Google is paving the way for a world of no passwords on Android 7.0+ devices
Your fingerprint could soon replace all your online passwords
Even if you don't use one of the world's most popular passwords (popularity being a bad thing in this particular case), keeping your data secure across the web can be a major hassle. The best passwords are lengthy, unique to every single app or service requiring login credentials, and composed of as many different (and ideally, random) alphanumeric characters as possible.
It's also a good idea to change your passwords from time to time to stay protected from increasingly sophisticated hacking methods, but then how are you supposed to remember or store that much delicate information without compromising your entire security setup? Well, soon enough, you may not have to do any heavy lifting of that sort on your Android phone, as FIDO2 certification is added to the market-leading mobile OS for devices running version 7.0 and up.
This essentially means alternative authentication options can now be offered by web and app developers with minimal effort. Just picture a world where you can access your private data and log into all kinds of apps and websites using your fingerprint or device unlock pattern instead of a complicated, vulnerable password. That's the dream Google and the FIDO Alliance are trying to turn into a reality, although Android app developers will still need to adhere to FIDO2 protocols.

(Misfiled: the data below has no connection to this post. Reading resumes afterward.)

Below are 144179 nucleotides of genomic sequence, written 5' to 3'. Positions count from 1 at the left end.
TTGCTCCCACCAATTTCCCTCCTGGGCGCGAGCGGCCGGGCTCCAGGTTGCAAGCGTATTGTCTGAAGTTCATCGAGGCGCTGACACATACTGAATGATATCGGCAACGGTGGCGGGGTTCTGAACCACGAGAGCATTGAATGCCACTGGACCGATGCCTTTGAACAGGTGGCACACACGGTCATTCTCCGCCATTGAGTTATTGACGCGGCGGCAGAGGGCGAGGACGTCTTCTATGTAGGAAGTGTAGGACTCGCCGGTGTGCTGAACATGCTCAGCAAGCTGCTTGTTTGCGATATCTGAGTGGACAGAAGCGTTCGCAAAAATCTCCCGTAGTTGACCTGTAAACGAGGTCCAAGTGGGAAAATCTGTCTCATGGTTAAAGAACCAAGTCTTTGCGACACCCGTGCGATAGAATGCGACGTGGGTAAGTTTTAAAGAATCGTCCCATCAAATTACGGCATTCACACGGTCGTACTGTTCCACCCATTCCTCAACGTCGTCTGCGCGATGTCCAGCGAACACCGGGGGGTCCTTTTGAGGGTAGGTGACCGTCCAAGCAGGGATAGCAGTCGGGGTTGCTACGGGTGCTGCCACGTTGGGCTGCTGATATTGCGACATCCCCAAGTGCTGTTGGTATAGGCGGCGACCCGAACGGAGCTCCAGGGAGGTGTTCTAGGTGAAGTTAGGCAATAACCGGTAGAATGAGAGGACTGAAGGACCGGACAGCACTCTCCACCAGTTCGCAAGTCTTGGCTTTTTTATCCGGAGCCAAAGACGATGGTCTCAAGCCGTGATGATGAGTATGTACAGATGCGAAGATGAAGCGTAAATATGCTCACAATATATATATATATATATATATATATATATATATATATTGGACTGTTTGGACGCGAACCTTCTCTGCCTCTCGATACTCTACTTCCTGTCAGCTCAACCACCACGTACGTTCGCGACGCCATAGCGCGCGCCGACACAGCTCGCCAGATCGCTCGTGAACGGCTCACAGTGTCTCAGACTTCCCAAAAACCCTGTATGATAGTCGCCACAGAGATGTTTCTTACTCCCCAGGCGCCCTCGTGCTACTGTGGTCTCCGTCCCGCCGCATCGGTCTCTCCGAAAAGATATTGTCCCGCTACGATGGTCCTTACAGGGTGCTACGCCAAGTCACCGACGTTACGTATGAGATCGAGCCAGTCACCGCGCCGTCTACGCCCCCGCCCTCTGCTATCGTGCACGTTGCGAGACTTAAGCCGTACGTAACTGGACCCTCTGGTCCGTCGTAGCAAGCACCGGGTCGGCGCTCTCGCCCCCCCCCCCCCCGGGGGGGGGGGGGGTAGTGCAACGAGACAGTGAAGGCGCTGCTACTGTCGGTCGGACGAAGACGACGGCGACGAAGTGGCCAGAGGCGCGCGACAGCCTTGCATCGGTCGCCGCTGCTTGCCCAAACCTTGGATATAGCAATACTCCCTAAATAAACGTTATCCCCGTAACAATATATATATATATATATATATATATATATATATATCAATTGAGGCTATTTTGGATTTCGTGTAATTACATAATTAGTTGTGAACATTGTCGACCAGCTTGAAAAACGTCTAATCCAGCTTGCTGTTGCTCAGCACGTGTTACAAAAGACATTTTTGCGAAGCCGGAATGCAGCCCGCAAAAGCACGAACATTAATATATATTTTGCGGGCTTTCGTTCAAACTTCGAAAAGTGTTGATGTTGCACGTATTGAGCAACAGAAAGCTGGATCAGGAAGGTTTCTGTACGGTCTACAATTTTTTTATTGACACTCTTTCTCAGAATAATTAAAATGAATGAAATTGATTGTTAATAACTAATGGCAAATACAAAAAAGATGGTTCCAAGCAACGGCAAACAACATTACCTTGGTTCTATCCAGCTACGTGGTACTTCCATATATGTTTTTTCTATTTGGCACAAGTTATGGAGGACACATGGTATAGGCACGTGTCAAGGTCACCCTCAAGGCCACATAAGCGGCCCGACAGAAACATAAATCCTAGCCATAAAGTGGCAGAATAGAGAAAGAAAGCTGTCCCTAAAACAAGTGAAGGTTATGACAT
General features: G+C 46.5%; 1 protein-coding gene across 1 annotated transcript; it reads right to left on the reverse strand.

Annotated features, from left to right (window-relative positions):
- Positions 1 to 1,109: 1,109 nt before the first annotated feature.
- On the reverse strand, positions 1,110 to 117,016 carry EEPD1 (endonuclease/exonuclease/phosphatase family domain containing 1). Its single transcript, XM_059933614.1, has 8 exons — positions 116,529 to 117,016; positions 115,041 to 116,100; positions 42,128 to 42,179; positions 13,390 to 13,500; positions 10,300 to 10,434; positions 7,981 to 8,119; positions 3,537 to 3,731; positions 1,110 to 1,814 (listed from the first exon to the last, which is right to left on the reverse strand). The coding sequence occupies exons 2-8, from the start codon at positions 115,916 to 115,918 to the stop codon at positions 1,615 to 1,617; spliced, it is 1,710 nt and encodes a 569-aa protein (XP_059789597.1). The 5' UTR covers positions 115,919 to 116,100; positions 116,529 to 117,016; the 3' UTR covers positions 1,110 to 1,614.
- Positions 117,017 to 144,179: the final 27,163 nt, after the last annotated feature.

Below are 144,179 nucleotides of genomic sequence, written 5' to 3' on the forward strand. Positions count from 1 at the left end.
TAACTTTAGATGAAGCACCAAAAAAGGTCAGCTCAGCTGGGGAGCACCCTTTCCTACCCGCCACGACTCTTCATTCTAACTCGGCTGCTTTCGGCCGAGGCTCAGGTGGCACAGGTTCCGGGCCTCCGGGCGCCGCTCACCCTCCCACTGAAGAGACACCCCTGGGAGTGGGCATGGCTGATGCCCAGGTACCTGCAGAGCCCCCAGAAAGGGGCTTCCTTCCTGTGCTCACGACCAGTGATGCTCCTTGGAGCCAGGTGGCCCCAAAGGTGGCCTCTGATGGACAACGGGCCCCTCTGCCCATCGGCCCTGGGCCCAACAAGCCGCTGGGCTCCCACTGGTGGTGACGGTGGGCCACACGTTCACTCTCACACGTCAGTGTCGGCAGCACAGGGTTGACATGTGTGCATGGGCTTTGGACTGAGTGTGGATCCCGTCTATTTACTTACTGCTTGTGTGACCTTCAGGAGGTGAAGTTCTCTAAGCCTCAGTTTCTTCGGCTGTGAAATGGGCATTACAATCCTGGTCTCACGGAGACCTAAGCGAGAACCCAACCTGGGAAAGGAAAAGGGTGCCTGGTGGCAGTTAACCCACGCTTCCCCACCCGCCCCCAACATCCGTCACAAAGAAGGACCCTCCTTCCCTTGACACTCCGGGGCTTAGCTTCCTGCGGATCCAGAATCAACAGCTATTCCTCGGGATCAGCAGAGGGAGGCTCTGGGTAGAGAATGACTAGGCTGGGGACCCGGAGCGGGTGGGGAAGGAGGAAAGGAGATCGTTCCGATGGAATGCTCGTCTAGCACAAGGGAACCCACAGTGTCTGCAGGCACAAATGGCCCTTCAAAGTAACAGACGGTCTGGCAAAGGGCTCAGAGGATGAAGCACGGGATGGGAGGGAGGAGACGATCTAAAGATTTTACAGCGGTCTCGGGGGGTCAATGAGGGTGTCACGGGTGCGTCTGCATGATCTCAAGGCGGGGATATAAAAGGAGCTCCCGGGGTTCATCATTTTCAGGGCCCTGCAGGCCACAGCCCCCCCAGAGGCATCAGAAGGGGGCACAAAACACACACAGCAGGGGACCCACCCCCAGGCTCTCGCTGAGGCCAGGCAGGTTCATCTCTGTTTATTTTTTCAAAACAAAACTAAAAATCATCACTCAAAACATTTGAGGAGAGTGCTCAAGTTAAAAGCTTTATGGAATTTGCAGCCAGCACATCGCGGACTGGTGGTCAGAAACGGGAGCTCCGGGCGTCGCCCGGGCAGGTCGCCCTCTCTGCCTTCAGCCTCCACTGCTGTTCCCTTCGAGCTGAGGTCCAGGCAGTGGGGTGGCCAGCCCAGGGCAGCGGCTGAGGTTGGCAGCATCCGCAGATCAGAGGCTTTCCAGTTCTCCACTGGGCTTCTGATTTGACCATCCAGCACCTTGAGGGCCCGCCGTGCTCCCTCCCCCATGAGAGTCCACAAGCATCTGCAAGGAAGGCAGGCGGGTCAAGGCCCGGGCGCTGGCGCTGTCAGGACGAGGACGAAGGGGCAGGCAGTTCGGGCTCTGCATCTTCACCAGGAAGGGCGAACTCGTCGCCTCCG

That can be done through a "simple API call", but we might have to wait a while until the technology is widely adopted. When the time finally comes to ditch your passwords, Google and the FIDO Alliance are promising "strong cryptographic security that is transparent to the user", protecting against "phishing, man-in-the-middle and attacks using stolen credentials."
While you can easily guess why a website authentication system based on fingerprint recognition, cameras, and/or various local security keys won't be 100 percent infallible, its advantages are likely to outweigh certain inherent flaws. Technically, all Android 7.0+ devices are now FIDO2 certified either out of the box or after an "automated" Google Play Services update.
In case you're wondering, this FIDO Alliance you may not have heard much about until just now is a 2012-created industry consortium aiming to "remedy the problems users face with creating and remembering multiple usernames and passwords." This Android-adopted solution to that age-old predicament has already been implemented in Google Chrome, Microsoft Edge, and Mozilla Firefox browsers, with Apple's Safari currently offering "preview support."